Assisted suicide is the act of deliberately ending one’s life with the help of an outside person, typically with the aid of a drug overdose or by some other means that results in death. It is also called voluntary euthanasia or simply euthanasia. This view is often justified by the argument that the patient is terminally ill, experiencing a painful and inexorable decline, and might suffer without pain medication or other forms of palliative care. As a general rule, assisted suicide is legal in only a handful of countries around the world and certain states in the United States. The legality of assisted suicide has been fiercely debated throughout the world and remains so today. Assisted suicide is considered unethical and immoral, and is also a violation of the sacredness of human life, besides being seen as a form of social euthanasia.
According to a United States Court of Appeal decision, assisted suicide is unethical and immoral because it involves the deliberate act of taking innocent life. The court argues that the intentional administration of lethal doses to avoid frustrating patients’ desires is against public policy (Keown 29). On February 26, 1987, Dr. Leroy H. Fisher was found guilty of second-degree murder in the deaths of his wife and his best friend. Both had allegedly been suffering from terminal cancer and were begging him to kill them. Fisher participated in their suicides by giving them injections of potassium chloride. It was the first time that a physician was convicted of assisting another person in committing suicide (Calati 159). The Court of Appeal in the State of California held that Fisher’s position as a physician made it an invasion of the public trust to violate his Hippocratic Oath for both his patients and society. It was also a violation of the California Penal Code, which states that anyone who actively participates in the death of another is guilty of murder. Both patients had signed advance health care directives naming Fisher as their health care agent (Castelli. 229) This allowed him to legally administer lethal doses to both of them, even though they had not been able to make their wishes known.
Moreover, the National Council Against Health Fraud (NCAHF), a non-profit organization, opposes assisted suicide and euthanasia as it violates the sanctity of human life and causes a dangerous slippery slope by authorizing the practice of “social euthanasia.” They argue that if assisted suicide was allowed, then it would be a very short step from allowing doctors to prescribe lethal overdoses, by doctors who prescribe them without the patient’s consent, to permitting other practitioners to do so as well (Castelli 223). The result would be a more general and active form of euthanasia. The sanctity of human life is a basic principle in most religions, including Christianity, Judaism, Islam, Buddhism, and Hinduism (Keown 31). Even non-religious people have a deep-seated respect for life that is derived from their general experience as sentient beings that have some experience with living. Humans are honored by these traditions as the only species on Earth that is self-aware and possesses a conscience, and they are considered to be the most advanced beings in the universe (Calati 161). To take away one’s life is to contradict what makes humans special.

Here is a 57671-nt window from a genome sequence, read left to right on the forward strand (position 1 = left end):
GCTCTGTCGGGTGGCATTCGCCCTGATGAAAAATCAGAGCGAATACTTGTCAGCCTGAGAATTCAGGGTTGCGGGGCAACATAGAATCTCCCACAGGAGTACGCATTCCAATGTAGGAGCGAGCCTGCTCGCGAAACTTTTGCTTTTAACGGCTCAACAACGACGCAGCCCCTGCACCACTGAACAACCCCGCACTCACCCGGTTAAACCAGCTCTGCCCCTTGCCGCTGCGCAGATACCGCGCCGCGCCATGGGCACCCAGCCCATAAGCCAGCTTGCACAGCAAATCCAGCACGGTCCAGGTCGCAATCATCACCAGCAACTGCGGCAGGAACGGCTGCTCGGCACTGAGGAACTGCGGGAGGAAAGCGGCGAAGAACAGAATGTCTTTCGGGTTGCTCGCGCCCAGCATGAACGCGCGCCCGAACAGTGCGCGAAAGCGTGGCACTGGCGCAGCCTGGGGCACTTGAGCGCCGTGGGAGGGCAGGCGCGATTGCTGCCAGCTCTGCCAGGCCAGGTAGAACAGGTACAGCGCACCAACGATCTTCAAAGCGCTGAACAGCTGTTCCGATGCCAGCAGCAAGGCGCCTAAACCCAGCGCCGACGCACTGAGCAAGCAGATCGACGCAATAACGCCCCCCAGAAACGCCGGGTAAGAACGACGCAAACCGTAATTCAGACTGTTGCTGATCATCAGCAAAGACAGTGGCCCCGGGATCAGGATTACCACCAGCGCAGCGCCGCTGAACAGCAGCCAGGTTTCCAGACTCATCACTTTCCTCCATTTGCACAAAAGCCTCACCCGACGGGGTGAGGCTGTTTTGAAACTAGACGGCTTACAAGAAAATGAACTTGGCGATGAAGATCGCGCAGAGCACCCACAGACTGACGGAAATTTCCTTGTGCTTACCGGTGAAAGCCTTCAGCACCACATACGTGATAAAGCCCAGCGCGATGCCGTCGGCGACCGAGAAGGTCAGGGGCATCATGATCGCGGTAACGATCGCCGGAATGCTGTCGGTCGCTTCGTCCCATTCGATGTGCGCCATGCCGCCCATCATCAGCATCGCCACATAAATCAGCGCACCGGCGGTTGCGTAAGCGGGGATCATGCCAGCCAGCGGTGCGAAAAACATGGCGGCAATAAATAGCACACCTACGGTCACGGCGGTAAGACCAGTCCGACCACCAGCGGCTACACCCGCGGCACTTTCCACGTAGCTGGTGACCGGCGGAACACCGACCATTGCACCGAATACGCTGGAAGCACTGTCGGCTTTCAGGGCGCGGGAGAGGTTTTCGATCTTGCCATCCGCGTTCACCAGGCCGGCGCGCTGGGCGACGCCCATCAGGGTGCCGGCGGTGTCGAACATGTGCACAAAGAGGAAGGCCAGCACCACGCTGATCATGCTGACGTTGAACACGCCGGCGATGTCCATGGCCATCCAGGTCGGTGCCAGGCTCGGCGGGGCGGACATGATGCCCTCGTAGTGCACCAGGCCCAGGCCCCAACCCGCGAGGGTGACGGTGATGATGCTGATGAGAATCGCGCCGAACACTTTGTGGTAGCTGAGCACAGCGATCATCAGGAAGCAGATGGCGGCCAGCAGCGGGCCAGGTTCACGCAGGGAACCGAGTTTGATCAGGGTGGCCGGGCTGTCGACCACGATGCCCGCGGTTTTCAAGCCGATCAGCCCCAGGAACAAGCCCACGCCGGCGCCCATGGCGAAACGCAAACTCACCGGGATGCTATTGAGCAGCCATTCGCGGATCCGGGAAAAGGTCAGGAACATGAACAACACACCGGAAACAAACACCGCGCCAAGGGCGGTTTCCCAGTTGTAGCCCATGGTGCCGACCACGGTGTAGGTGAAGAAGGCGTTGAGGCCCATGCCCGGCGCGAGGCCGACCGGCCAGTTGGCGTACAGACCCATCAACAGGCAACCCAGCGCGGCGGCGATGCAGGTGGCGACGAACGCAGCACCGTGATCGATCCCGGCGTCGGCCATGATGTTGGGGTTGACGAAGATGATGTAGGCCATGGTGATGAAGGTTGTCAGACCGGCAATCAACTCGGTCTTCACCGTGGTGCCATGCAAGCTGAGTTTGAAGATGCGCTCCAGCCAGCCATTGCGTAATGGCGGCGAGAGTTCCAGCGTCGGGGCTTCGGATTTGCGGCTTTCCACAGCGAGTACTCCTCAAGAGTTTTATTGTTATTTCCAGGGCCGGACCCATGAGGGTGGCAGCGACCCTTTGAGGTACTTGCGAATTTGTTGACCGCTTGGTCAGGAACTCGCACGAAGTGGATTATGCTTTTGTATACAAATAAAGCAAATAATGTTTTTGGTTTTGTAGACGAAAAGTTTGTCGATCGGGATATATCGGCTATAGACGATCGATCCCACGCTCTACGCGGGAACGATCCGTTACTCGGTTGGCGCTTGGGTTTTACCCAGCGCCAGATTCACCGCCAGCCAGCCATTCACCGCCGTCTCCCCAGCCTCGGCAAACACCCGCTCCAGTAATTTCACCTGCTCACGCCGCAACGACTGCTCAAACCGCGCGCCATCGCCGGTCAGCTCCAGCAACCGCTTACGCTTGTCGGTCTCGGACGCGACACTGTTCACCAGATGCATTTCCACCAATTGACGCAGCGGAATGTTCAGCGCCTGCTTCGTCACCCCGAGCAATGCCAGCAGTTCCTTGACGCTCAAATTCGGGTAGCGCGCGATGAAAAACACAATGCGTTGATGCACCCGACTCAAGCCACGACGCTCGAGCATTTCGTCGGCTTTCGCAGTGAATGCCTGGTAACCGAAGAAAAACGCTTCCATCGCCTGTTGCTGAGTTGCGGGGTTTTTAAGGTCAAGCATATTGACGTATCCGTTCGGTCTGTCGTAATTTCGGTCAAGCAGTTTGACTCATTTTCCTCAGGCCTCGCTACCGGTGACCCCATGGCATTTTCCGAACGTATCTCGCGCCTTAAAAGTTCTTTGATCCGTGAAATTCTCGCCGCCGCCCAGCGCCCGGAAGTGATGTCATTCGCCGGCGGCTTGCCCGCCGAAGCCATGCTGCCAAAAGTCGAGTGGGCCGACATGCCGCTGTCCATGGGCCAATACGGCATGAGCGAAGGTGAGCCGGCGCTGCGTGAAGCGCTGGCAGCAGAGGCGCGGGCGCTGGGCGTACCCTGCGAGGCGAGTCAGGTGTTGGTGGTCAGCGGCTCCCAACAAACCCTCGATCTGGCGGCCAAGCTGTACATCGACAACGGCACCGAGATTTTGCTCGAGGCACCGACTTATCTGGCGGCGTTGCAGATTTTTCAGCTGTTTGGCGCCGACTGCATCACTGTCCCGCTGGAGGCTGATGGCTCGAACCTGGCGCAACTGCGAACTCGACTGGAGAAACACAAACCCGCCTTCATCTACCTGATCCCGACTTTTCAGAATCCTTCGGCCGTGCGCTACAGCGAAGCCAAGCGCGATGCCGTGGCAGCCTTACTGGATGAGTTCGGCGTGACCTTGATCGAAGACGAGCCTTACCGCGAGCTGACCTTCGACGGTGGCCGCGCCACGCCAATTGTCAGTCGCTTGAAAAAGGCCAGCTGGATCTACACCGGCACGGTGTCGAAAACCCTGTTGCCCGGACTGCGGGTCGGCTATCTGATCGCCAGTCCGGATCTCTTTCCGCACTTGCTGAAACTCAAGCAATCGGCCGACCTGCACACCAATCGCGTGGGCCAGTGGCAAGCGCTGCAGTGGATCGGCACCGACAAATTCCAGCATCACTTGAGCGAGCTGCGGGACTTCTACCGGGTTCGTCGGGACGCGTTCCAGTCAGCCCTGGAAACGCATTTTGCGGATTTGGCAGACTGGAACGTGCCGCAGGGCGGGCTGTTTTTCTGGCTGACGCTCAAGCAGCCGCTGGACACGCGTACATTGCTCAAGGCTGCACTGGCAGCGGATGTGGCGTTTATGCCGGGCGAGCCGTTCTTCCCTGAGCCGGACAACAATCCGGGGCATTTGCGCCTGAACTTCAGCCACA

In addition, the legalization of assisted suicide would open the door to “social euthanasia,” or what has been referred to as “slow euthanasia.” According to some critics, a loose public policy allowing assisted suicide might imply social acceptance of euthanasia (Keown 27). The slippery slope of legalization is the gradual creation of social and moral norms through judicial decisions and their acceptance by the general population (Borasio 983). In other words, an act that is initially considered unethical may be seen as acceptable if it has been done for a long time. The danger of the slippery slope concerning assisted suicide can be seen in history. For example, in historical times, it was considered ethical for a doctor to give a lethal injection to a patient who was suffering from cancer or another terminal disease (Keown 39). After the legalization of assisted suicide, it’s only a matter of time before patients who are not terminally ill but have chronic and incurable diseases, would start asking for an end to their suffering. This is dangerous because it leads to the wider acceptance of voluntary euthanasia for those who are not terminally ill (Calati. 170) When a society accepts one behavior, it becomes very hard to make them reverse the trend.
Assisted suicide is morally wrong because it involves the deliberate act of taking innocent life. The deliberate act of assisting another person in committing suicide goes against the sanctity of human life, which is a basic human principle, and it also violates the public trust that physicians have been entrusted with. If the legalization of assisted suicide is not stopped, then it would result in the wider acceptance of voluntary euthanasia for those who are not terminally ill. This would lead to the development and establishment of social and moral norms that support killing patients with incurable diseases, which is a slippery slope.
Borasio, Gian Domenico, Ralf J. Jox, and Claudia Gamondi. “Regulation of assisted suicide limits the number of assisted deaths.” The Lancet 393.10175 (2019): 982-983.
Calati, Raffaella, et al. “Euthanasia and assisted suicide in psychiatric patients: A systematic review of the literature.” Journal of Psychiatric Research 135 (2021): 153-173.
Castelli Dransart, Dolores Angela, et al. “A systematic review of older adults’ request for or attitude toward euthanasia or assisted-suicide.” Aging & Mental Health 25.3 (2021): 420-430.
Keown, John. “Desmond Tutu, George Carey and the legalization of euthanasia: A response.” Christian bioethics: Non-Ecumenical Studies in Medical Morality 28.1 (2022): 25-40.